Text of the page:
The poll for news magazine Stern showed The Left garnering a record 14 percent, up four percentage points, after doing well in state elections in Thuringia and Saarland two weeks ago.
Angela Merkel’s conservative Christian Democrats (CDU) fell one percentage point to 35 percent, matching their share of the vote in the 2005 election. The CDU’s preferred coalition partner, the pro-business Free Democrats (FDP), remained unchanged at 14 percent. At a combined 49 percent of the voter support, a potential CDU-FDP alliance is at its weakest point in the polls since the second week of January.
The centre-left Social Democrats (SPD) slid a point to 21 percent, while the Green party lost two to fall to 10 percent. As a result, an unlikely coalition between the SPD, the Greens and The Left would have only 45 percent of voter support.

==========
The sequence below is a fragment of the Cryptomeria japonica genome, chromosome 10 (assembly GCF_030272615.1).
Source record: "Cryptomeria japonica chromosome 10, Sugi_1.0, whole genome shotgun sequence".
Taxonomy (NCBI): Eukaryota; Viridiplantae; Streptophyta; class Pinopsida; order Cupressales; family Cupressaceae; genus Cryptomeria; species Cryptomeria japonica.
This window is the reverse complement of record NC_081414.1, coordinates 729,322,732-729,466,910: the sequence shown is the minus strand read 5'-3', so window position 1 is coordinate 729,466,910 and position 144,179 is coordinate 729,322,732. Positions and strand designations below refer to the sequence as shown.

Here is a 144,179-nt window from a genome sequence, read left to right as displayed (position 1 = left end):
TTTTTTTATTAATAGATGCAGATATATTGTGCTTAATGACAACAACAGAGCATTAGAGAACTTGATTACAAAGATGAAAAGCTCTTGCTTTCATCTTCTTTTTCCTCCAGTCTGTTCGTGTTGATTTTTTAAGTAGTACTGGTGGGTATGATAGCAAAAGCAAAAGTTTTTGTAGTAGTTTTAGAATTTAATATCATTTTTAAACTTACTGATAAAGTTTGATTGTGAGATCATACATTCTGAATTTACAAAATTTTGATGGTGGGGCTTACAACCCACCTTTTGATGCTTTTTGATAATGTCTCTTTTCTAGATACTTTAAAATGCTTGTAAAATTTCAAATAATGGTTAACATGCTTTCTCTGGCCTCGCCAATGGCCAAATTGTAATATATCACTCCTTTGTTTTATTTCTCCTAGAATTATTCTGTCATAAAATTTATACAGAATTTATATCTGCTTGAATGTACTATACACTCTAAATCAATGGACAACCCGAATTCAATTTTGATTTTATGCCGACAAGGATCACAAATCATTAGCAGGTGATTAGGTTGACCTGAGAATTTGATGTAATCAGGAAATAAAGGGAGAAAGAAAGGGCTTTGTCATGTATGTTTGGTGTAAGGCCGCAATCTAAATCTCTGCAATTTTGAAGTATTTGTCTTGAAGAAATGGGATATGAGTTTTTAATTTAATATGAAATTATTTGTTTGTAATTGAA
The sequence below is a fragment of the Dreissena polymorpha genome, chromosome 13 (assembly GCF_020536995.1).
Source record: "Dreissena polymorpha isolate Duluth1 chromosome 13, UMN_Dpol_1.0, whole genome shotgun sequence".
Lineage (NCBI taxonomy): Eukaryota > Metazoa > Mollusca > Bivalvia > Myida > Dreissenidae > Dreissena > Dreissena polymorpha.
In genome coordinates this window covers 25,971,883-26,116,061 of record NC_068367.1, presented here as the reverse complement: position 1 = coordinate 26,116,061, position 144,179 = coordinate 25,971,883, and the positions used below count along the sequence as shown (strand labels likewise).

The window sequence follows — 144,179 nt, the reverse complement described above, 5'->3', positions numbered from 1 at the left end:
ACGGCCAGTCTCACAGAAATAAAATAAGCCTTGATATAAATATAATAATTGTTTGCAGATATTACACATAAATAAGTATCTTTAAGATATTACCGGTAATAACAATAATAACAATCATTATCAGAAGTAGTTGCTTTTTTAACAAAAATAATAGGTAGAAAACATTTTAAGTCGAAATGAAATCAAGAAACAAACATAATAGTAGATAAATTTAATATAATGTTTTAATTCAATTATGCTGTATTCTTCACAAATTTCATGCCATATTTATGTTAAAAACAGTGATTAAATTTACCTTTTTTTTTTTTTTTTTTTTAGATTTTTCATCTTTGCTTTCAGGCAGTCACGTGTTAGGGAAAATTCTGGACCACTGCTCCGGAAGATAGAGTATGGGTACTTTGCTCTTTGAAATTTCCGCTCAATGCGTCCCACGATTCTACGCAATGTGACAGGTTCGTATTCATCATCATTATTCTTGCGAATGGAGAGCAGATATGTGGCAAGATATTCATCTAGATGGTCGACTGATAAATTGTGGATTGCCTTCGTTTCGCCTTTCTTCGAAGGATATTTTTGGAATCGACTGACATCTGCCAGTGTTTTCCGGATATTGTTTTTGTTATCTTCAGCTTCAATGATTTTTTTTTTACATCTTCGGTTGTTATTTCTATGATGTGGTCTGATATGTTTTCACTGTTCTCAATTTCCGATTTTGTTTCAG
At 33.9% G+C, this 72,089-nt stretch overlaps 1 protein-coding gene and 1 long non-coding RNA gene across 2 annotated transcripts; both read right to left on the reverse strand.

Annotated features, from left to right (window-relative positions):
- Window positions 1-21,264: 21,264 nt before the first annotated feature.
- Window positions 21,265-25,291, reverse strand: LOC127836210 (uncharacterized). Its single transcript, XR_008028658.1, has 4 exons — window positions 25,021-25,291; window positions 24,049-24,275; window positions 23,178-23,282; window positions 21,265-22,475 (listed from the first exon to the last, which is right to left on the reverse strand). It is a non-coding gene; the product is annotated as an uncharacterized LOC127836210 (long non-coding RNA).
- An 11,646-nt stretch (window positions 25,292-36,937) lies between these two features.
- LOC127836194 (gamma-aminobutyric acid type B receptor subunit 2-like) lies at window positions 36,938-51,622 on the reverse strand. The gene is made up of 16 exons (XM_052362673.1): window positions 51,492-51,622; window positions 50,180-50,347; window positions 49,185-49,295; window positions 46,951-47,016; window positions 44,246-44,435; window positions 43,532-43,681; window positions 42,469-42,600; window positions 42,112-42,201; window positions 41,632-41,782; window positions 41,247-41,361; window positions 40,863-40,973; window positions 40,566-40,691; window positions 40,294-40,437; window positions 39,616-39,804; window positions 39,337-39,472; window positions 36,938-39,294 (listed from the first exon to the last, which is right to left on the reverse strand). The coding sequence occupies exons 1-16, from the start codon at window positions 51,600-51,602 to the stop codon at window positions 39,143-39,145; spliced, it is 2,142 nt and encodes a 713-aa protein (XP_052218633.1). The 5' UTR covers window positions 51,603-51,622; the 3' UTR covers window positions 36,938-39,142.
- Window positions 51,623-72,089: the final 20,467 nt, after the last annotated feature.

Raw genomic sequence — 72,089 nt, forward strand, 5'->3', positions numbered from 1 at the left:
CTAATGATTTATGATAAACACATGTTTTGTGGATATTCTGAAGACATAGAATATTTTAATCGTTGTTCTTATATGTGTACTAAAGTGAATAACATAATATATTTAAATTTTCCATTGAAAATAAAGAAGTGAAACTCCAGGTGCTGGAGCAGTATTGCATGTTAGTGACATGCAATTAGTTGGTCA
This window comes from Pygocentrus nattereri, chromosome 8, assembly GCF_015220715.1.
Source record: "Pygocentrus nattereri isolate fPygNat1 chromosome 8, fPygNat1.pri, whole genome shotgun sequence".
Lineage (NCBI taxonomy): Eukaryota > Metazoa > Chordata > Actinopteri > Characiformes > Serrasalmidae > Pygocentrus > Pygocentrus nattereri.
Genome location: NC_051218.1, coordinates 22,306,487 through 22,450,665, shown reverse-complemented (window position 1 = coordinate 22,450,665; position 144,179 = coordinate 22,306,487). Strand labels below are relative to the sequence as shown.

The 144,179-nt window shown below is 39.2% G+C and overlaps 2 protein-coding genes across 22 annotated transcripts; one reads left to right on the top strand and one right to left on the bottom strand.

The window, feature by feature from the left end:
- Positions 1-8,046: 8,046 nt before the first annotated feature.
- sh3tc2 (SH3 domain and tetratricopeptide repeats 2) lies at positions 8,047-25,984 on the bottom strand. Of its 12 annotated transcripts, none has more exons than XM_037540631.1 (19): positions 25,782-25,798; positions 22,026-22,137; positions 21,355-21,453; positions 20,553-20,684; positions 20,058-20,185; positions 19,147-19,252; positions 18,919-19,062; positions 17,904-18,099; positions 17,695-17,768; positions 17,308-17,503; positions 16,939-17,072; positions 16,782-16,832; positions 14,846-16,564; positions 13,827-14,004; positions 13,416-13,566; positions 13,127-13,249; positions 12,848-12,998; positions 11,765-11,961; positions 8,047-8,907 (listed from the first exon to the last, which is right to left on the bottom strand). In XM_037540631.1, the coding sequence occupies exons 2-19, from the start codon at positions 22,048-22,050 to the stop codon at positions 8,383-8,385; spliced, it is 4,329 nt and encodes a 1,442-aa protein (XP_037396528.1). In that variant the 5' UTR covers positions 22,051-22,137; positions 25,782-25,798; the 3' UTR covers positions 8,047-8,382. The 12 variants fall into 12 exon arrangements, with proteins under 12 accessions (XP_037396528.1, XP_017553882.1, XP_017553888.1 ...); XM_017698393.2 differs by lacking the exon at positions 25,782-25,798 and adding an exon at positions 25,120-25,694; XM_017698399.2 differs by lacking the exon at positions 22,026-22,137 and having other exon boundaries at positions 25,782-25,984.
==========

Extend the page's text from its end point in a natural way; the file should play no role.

But according to pollster Forsa, The Left, rooted in the formerly communist eastern part of Germany, could take more than five percent of the vote across western Germany by the time of the election itself on September 27.
Despite the gains for The Left, support remains for Angela Merkel to stay at the helm of the country. If they were to vote for chancellor directly, 53 percent of those asked would choose Merkel, though this does represent a four percentage point loss on previous weeks. In contrast, the SPD candidate for chancellor Frank-Walter Steinmeier has risen two percentage points in the polls to 20 percent of the vote.
The survey of party and chancellor preferences took responses from 2,504 Germans between September 1 and 7.